iPhone sales numbers dip slightly, but iPhone revenue is slightly up in quarterly earnings

Apple’s Q2 earnings report just dropped, and it’s a bit of a mixed bag from the hardware perspective; iPhone sales numbers dropped 1 percent year-over-over, down to around 50.8 million units. That figure also failed to meet analyst expectations of 51.4 million for the quarter.

Tim Cook told CNBC that rumors may be partially to blame for the dip in numbers. Of course, speculation and leaks have always been a constant presence in the iPhone life cycle, though things do appear to have accelerated a bit in recent years. Rumors are coming particularly early for the anticipated 10th anniversary iPhone 8, due out later this year.

Numbers have also seen a hit in China, due in part to increasingly cutthroat competition from domestic competitors. Consumers in the world’s largest smartphone market may also be holding out for more substantial upgrades, which are expected to come with the iPhone 8.

“We are seeing a kind of delay in purchasing behavior that we think is a consequence of the number of rumors and reports about future products,” Cook told the site.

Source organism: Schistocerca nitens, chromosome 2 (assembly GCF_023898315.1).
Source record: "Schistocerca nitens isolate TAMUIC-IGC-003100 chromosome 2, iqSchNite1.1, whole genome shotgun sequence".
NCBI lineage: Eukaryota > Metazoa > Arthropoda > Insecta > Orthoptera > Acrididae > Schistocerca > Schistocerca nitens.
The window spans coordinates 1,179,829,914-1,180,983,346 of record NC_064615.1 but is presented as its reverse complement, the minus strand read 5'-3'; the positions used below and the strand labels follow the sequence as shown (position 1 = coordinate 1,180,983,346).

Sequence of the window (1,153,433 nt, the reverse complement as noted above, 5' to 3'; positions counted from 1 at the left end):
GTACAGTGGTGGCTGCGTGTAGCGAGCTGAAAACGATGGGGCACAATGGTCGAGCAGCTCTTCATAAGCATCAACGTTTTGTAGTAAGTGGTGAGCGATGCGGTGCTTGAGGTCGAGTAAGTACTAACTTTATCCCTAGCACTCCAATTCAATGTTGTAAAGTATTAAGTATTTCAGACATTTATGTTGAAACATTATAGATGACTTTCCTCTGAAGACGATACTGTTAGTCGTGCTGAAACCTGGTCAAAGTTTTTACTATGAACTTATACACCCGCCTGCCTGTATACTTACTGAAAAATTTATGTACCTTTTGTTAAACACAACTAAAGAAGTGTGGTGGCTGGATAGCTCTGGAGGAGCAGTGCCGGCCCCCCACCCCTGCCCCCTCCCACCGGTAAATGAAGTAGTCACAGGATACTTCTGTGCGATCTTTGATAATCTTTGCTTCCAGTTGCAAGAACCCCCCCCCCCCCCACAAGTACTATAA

Still, the company’s in good spirits on that front, thanks in part to the fact that revenue for the category is actually up slightly (also by 1 percent), given the fact that the average selling price per phone has jumped, keeping Apple moving in the right direction in that column, at least. There’s also good news on the Mac front, as unit sales jumped to 4.2 million, a 4 percent increase in numbers and a 14 percent jump in revenue year-over-year.

Anyone who’s been watching the tablet space, meanwhile, likely won’t be too surprised to see that iPad sales numbers have dropped pretty considerably, by 13 percent year-over-year, while revenue is down 12 percent. Apple has clearly noted the stagnation on the tablet front as early adopters have been holding onto their systems a lot longer than the company initially anticipated.

The every-two-years upgrade cycle simply doesn’t apply to tablets the way it traditionally has to smartphones — nor do people wear out those devices as quickly. Back in March, the company issued a significant price drop for the iPad in hopes of convincing apprehensive buyers to take a plunge with an upgrade. The company is also hoping schools will give the space a boost moving forward with the addition of new education-focused applications and third-party hardware.